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The Palace Job

The Palace Job

Написано Patrick Weekes

Озвучено Justine Eyre


The Palace Job

Написано Patrick Weekes

Озвучено Justine Eyre

оценки:
4.5/5 (21 оценки)
Длина:
11 hours
Издатель:
Издано:
Oct 8, 2013
ISBN:
9781480567122
Формат:
Аудиокнига

Описание

Loch is seeking revenge.
It would help if she wasn't in jail.

The plan: to steal a priceless elven manuscript that once belonged to her family, but now is in the hands of the most powerful man in the Republic. To do so Loch-former soldier, former prisoner, current fugitive-must assemble a crack team of magical misfits that includes a cynical illusionist, a shapeshifting unicorn, a repentant death priestess, a talking magical warhammer, and a lad with seemingly no skills to help her break into the floating fortress of Heaven's Spire and the vault that holds her family's treasure-all while eluding the unrelenting pursuit of Justicar Pyvic, whose only mission is to see the law upheld.

What could possibly go wrong?

The Palace Job is a funny, action-packed, high-fantasy heist caper in the tradition of Scott Lynch's Gentleman Bastards series, from debut author Patrick Weekes.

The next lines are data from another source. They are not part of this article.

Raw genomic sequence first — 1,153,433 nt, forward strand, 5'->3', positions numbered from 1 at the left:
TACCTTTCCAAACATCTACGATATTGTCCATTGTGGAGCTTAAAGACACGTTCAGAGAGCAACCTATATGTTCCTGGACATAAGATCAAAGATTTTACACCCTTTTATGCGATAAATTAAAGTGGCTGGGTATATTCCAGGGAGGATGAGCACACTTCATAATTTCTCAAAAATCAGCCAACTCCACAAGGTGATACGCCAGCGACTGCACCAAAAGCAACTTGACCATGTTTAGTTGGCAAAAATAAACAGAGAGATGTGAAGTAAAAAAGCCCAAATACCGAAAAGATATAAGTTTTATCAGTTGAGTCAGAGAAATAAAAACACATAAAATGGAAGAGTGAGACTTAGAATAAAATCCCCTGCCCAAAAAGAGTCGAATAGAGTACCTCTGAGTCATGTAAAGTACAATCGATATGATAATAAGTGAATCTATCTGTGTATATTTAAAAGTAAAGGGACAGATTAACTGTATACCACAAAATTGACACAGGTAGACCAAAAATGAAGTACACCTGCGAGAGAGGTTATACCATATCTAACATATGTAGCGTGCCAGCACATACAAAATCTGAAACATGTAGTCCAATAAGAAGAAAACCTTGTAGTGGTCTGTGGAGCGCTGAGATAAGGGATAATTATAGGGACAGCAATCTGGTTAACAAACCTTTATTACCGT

Издатель:
Издано:
Oct 8, 2013
ISBN:
9781480567122
Формат:
Аудиокнига


Об авторе

Patrick Weekes was born in the San Francisco Bay Area and attended Stanford University, where he received a BA and an MA in English literature. By day he works at BioWare, where he has worked on games in the Dragon Age and Mass Effect series. By night, he is the author of the Rogues of the Republic trilogy; Dragon Age: The Masked Empire, a novel set in the Dragon Age universe; and Feeder. Patrick lives in Edmonton in Alberta, Canada, with his wife Karin, his two Lego-and-video-game-obsessed sons, and far too many rescued animals. In his spare time, he takes on unrealistic Lego-building projects, practices Kenpo Karate, and embarrasses himself in video games. Follow him on Twitter at @PatrickWeekes.

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Что люди думают о The Palace Job

4.5
21 оценки / 4 Обзоры
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Отзывы читателей

  • (5/5)
    A fast paced, but well written fantasy romp with enough humour and danger to while away a few hours. Memorable characters and well described settings (without being overly wordy) make for an entertaining and original take on the fantasy genre. Can’t wait to read/listen to the next one.
  • (5/5)
    I had to listen to this at 0.8 speed as the accent of the narrator, and the mutlisyllabic words combined for many hits of the 30 second rewind button. Loved it, though. Am on my second listen. Listened to all 3 books. Smart. Funny. Great characters. Satire and plot twists and jokes and such great world building.
  • (4/5)